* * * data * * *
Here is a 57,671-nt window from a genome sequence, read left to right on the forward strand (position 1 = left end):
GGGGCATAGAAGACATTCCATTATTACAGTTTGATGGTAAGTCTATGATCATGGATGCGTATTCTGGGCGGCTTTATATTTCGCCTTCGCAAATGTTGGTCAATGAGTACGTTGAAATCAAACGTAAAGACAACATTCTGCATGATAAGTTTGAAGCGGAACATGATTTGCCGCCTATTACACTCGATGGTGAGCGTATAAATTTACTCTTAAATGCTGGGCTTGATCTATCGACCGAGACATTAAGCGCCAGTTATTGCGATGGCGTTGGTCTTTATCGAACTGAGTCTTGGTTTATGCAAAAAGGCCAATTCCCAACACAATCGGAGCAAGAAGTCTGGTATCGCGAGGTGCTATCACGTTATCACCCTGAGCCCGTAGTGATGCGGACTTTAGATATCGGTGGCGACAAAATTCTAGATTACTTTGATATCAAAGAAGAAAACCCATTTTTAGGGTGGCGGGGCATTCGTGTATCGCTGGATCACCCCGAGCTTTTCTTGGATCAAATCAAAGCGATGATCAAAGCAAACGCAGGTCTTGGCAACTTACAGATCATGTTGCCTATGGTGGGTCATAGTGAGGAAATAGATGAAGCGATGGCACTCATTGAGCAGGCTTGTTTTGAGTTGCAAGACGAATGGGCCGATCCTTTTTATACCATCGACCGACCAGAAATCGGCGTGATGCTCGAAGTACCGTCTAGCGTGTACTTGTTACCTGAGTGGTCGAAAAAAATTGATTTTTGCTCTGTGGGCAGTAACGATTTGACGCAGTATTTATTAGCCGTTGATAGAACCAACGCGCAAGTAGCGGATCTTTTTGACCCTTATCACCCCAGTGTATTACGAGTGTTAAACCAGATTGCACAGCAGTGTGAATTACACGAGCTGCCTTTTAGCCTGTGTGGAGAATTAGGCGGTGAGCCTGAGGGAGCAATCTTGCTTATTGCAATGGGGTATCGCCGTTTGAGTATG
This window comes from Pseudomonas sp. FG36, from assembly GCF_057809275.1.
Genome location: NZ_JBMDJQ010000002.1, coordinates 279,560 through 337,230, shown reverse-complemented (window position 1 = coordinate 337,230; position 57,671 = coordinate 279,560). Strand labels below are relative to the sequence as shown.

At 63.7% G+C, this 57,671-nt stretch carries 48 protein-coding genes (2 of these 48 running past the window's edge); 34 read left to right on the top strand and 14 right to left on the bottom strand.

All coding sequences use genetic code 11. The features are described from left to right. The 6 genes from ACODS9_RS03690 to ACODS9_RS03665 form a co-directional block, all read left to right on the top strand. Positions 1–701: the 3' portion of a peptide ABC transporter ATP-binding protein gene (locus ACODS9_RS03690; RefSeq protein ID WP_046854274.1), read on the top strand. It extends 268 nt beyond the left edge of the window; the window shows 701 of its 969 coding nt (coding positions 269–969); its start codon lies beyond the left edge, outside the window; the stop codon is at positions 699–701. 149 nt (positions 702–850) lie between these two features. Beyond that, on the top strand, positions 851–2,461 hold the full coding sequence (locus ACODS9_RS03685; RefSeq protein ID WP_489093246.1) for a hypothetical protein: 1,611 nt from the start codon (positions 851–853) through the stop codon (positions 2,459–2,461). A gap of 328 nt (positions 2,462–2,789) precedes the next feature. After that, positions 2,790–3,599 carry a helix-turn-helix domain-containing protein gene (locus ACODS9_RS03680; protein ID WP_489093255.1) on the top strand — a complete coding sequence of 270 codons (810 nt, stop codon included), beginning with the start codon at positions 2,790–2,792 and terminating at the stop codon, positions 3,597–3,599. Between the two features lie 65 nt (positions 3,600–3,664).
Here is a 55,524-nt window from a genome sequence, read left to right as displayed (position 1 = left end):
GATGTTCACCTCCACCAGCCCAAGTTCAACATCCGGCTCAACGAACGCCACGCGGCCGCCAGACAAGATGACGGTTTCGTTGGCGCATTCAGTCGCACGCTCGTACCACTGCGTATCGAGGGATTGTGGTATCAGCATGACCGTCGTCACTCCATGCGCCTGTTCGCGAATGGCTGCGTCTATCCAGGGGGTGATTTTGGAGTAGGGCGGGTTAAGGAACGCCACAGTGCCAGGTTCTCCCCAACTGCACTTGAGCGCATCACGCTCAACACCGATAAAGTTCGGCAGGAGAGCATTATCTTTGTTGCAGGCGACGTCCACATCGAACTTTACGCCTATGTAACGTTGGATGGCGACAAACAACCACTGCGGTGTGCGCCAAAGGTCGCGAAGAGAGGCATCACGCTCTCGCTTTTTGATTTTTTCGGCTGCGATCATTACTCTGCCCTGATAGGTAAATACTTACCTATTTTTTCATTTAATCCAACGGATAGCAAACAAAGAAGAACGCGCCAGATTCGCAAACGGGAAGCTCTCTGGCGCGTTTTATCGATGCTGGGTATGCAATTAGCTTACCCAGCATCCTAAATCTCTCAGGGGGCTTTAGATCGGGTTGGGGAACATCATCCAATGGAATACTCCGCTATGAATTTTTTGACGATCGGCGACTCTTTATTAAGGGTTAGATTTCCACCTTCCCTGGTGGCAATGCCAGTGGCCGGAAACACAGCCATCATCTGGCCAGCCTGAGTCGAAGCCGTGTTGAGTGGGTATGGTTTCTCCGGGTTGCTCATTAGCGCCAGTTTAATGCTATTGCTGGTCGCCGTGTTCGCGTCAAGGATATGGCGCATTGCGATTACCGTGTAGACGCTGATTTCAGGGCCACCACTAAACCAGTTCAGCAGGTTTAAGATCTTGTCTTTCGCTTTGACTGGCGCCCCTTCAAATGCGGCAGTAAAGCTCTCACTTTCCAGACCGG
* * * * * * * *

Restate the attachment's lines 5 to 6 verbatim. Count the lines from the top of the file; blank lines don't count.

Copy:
At 63.7% G+C, this 57,671-nt stretch carries 48 protein-coding genes (2 of these 48 running past the window's edge); 34 read left to right on the top strand and 14 right to left on the bottom strand.

All coding sequences use genetic code 11. The features are described from left to right. The 6 genes from ACODS9_RS03690 to ACODS9_RS03665 form a co-directional block, all read left to right on the top strand. Positions 1–701: the 3' portion of a peptide ABC transporter ATP-binding protein gene (locus ACODS9_RS03690; RefSeq protein ID WP_046854274.1), read on the top strand. It extends 268 nt beyond the left edge of the window; the window shows 701 of its 969 coding nt (coding positions 269–969); its start codon lies beyond the left edge, outside the window; the stop codon is at positions 699–701. 149 nt (positions 702–850) lie between these two features. Beyond that, on the top strand, positions 851–2,461 hold the full coding sequence (locus ACODS9_RS03685; RefSeq protein ID WP_489093246.1) for a hypothetical protein: 1,611 nt from the start codon (positions 851–853) through the stop codon (positions 2,459–2,461). A gap of 328 nt (positions 2,462–2,789) precedes the next feature. After that, positions 2,790–3,599 carry a helix-turn-helix domain-containing protein gene (locus ACODS9_RS03680; protein ID WP_489093255.1) on the top strand — a complete coding sequence of 270 codons (810 nt, stop codon included), beginning with the start codon at positions 2,790–2,792 and terminating at the stop codon, positions 3,597–3,599. Between the two features lie 65 nt (positions 3,600–3,664).